In a widespread breaking-news situation such as the recent fires in California, a lot of news organizations would like the public to send in photos, video and reports from the ground. A post at the Veeker blog describes how the Veeker platform made it easy for KNSD-TV (NBC San Diego) to manage 1,704 viewer-contributed pictures and videos (as of midday Oct. 24):
1,324 (78% of the total) were e-mailed pictures
363 (21% of the total) were pictures sent directly from mobile phones
11 (less than 1 percent) were video sent from phones
6 (less than 1 percent) were videos via e-mail
What’s more interesting is an analysis of six factors that made it all possible. Two of these are essentially “Veeker is great,” but I found it an interesting read nevertheless. And remember, we’re talking about a TV news Web site here!
KNSD has put 37 of the photos into a slideshow. Each one includes the photographer’s name (upper right corner). The captions leave a lot to be desired, and they’re not geo-tagged.
Xaquin Gonzalez Veira compared online news organizations’ maps of the California fires last week. Gonzalez, the assistant art director at Newsweek who is responsible for the magazine’s online interactive graphics, writes his blog in Spanish, so I have taken the liberty of translating and paraphrasing his post: California en llamas (California in flames).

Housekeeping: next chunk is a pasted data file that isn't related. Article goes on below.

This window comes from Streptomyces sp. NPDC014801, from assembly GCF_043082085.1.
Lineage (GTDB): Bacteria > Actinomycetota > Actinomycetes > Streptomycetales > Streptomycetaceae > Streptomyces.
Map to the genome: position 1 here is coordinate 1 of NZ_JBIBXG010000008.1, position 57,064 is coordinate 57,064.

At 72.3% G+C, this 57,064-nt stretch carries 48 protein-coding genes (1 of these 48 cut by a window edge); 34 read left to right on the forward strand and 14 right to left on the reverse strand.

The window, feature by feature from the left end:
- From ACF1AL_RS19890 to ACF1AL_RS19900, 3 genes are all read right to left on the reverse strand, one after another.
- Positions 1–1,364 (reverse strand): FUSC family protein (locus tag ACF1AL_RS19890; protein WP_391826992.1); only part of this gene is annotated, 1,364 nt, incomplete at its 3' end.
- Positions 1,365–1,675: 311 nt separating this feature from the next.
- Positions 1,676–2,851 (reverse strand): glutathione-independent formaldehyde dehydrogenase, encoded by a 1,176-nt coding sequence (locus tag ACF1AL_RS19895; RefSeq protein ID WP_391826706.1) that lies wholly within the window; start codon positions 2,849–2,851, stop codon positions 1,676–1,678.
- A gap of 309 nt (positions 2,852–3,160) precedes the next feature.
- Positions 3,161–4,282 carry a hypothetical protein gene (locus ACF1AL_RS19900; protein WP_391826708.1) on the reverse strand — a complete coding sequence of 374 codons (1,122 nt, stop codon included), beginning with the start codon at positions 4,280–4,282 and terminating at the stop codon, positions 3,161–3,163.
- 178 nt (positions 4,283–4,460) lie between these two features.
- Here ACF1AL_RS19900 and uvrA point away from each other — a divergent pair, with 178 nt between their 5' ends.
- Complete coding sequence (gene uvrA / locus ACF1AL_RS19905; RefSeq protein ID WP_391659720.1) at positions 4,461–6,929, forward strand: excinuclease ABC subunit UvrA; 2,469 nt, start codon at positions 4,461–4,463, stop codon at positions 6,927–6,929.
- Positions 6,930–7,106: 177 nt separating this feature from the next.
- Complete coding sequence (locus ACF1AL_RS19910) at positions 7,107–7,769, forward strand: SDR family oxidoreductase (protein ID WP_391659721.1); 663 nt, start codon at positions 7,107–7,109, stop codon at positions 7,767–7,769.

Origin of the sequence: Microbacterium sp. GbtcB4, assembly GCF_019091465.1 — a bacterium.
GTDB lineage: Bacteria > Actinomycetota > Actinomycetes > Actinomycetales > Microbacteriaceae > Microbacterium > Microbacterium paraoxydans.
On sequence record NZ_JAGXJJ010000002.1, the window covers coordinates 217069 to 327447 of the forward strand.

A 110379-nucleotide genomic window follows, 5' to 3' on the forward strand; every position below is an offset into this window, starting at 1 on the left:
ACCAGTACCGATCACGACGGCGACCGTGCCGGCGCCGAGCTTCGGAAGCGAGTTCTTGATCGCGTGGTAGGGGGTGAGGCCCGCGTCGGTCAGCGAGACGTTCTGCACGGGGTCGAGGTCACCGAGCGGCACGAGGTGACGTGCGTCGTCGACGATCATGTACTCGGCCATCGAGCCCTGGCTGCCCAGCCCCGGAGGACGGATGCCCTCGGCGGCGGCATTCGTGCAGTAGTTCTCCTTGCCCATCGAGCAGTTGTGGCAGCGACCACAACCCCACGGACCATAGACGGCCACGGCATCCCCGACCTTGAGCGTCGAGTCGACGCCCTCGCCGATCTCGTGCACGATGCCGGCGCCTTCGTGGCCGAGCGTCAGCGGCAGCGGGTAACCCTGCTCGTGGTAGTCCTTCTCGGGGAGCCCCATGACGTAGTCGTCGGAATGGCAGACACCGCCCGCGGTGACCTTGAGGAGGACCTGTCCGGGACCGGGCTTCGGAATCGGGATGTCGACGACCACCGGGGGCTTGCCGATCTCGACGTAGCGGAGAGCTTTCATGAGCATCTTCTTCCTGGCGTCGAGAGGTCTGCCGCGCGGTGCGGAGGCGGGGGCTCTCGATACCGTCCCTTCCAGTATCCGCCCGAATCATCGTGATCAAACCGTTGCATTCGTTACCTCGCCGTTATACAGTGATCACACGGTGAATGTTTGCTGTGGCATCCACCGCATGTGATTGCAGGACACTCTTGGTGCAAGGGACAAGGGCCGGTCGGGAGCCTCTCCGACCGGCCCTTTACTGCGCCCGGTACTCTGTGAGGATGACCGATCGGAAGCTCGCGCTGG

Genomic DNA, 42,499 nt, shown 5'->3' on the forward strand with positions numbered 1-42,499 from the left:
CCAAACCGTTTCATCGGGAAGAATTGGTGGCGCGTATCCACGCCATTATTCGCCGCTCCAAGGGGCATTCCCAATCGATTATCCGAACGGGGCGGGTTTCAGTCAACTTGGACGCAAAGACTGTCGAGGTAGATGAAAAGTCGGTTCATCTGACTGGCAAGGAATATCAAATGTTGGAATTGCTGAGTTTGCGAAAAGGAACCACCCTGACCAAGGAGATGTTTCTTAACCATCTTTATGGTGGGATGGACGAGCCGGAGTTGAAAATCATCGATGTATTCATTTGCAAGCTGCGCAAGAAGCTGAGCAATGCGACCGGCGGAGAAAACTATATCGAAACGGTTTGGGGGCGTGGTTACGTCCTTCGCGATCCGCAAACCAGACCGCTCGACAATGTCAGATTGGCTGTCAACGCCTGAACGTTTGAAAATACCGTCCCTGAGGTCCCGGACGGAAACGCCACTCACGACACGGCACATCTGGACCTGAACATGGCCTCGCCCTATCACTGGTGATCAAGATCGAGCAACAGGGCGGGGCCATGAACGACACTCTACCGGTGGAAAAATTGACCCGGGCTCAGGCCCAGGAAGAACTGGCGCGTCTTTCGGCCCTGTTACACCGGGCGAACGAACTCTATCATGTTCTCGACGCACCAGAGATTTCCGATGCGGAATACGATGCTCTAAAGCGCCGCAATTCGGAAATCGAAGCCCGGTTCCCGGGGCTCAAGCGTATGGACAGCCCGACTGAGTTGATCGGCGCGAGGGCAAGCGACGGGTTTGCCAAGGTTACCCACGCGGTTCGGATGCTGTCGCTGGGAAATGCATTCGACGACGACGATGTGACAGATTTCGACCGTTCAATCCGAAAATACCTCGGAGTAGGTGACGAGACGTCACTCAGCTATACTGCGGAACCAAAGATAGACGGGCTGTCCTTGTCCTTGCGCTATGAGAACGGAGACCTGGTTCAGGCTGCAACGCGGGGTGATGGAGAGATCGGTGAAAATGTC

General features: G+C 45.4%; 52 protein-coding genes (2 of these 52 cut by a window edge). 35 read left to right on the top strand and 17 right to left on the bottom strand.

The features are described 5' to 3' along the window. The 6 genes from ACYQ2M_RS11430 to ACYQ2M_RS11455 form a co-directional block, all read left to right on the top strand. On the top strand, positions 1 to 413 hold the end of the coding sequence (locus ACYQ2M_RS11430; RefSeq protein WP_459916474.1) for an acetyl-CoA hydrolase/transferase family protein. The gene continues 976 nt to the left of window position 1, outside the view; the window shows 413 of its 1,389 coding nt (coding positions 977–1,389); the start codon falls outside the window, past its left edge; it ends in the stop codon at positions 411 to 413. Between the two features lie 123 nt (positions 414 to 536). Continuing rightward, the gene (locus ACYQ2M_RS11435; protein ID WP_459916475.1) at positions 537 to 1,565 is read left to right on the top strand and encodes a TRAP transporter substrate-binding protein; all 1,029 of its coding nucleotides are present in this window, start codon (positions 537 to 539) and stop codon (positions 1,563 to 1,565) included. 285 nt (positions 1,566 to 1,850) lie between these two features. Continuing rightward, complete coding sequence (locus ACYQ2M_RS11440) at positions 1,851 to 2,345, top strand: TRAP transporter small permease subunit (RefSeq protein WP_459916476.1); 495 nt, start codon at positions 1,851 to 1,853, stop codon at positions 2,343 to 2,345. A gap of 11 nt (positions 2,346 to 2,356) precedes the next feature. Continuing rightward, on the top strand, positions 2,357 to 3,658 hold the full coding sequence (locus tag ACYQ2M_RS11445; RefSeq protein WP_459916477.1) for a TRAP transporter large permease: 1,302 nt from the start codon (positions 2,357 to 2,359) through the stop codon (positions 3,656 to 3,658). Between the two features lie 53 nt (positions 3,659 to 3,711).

Gonzalez had experience with massive fires like these from last year, when he was still at El Mundo, the Spanish newspaper known as one of the great powerhouses of news graphics. “Almost a million people evacuated and about 1,000 square kilometers burned,” he wrote, with a link to Galicia en llamas from elmundo.es.
On Monday [Oct. 22], all the online mapping tools relative to the fires were either down or functioning horribly badly. I waited to download some data at night …
With the 2006 Galicia graphic in mind, Gonzalez knew the sources to go to and had a clear idea, more or less from the beginning, of how to structure the graphic.
The resulting online graphic uses satellite photos, population density, photos of the fires on the ground, and an interactive calculator to show the distance from one fire to another, or the distance from Los Angeles (this is very cool — look for it in the upper right corner of the map).
Indeed, unprecedented for a weekly — Newsweek, we posted it a few hours before the NYT: those who truly appreciate the work of Steve Duenes’s team know that feeling.
Gonzalez praised The New York Times’s fire graphic — “as always, excellent” — which shows the extent of the fires and their evolution over seven days, with the ability to zoom in on individual fires.